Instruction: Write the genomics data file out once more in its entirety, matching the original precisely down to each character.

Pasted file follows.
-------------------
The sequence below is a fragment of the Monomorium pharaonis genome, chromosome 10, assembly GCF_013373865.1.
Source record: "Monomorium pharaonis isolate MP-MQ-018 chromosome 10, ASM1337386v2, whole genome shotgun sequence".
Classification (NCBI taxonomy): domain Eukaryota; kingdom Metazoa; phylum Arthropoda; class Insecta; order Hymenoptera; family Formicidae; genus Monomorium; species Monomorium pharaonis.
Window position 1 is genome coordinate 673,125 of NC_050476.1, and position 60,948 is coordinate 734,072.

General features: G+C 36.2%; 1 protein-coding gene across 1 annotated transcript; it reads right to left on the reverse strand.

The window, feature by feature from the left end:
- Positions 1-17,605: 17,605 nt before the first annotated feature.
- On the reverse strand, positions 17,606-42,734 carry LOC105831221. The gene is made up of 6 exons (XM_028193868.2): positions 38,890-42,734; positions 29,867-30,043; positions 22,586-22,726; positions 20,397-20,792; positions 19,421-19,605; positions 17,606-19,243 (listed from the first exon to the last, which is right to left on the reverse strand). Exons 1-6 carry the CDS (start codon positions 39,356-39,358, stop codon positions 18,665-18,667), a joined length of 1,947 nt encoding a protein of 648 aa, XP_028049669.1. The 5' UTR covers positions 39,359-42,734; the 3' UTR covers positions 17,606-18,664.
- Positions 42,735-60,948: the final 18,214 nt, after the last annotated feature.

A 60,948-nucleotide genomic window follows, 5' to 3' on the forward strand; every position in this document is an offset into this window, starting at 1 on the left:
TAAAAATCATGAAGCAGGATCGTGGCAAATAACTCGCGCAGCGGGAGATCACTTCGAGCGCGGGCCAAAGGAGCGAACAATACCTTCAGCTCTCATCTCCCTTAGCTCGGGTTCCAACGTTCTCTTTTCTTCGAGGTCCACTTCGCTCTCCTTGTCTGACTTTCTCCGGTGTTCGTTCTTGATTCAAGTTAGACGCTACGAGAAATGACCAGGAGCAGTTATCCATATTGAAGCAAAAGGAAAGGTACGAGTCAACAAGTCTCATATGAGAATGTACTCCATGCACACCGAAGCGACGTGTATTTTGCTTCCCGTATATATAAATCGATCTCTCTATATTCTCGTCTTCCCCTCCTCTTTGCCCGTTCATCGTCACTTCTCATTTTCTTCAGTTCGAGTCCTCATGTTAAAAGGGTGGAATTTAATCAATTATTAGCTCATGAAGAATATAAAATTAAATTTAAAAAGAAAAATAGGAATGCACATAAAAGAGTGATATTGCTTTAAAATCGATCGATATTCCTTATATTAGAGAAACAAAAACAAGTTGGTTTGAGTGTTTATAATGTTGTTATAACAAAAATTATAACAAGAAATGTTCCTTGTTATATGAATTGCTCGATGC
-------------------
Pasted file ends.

The sequence below is a fragment of the Monomorium pharaonis genome, chromosome 10, assembly GCF_013373865.1.
Source record: "Monomorium pharaonis isolate MP-MQ-018 chromosome 10, ASM1337386v2, whole genome shotgun sequence".
Classification (NCBI taxonomy): domain Eukaryota; kingdom Metazoa; phylum Arthropoda; class Insecta; order Hymenoptera; family Formicidae; genus Monomorium; species Monomorium pharaonis.
Window position 1 is genome coordinate 673,125 of NC_050476.1, and position 60,948 is coordinate 734,072.

General features: G+C 36.2%; 1 protein-coding gene across 1 annotated transcript; it reads right to left on the reverse strand.

The window, feature by feature from the left end:
- Positions 1-17,605: 17,605 nt before the first annotated feature.
- On the reverse strand, positions 17,606-42,734 carry LOC105831221. The gene is made up of 6 exons (XM_028193868.2): positions 38,890-42,734; positions 29,867-30,043; positions 22,586-22,726; positions 20,397-20,792; positions 19,421-19,605; positions 17,606-19,243 (listed from the first exon to the last, which is right to left on the reverse strand). Exons 1-6 carry the CDS (start codon positions 39,356-39,358, stop codon positions 18,665-18,667), a joined length of 1,947 nt encoding a protein of 648 aa, XP_028049669.1. The 5' UTR covers positions 39,359-42,734; the 3' UTR covers positions 17,606-18,664.
- Positions 42,735-60,948: the final 18,214 nt, after the last annotated feature.

A 60,948-nucleotide genomic window follows, 5' to 3' on the forward strand; every position in this document is an offset into this window, starting at 1 on the left:
TAAAAATCATGAAGCAGGATCGTGGCAAATAACTCGCGCAGCGGGAGATCACTTCGAGCGCGGGCCAAAGGAGCGAACAATACCTTCAGCTCTCATCTCCCTTAGCTCGGGTTCCAACGTTCTCTTTTCTTCGAGGTCCACTTCGCTCTCCTTGTCTGACTTTCTCCGGTGTTCGTTCTTGATTCAAGTTAGACGCTACGAGAAATGACCAGGAGCAGTTATCCATATTGAAGCAAAAGGAAAGGTACGAGTCAACAAGTCTCATATGAGAATGTACTCCATGCACACCGAAGCGACGTGTATTTTGCTTCCCGTATATATAAATCGATCTCTCTATATTCTCGTCTTCCCCTCCTCTTTGCCCGTTCATCGTCACTTCTCATTTTCTTCAGTTCGAGTCCTCATGTTAAAAGGGTGGAATTTAATCAATTATTAGCTCATGAAGAATATAAAATTAAATTTAAAAAGAAAAATAGGAATGCACATAAAAGAGTGATATTGCTTTAAAATCGATCGATATTCCTTATATTAGAGAAACAAAAACAAGTTGGTTTGAGTGTTTATAATGTTGTTATAACAAAAATTATAACAAGAAATGTTCCTTGTTATATGAATTGCTCGATGC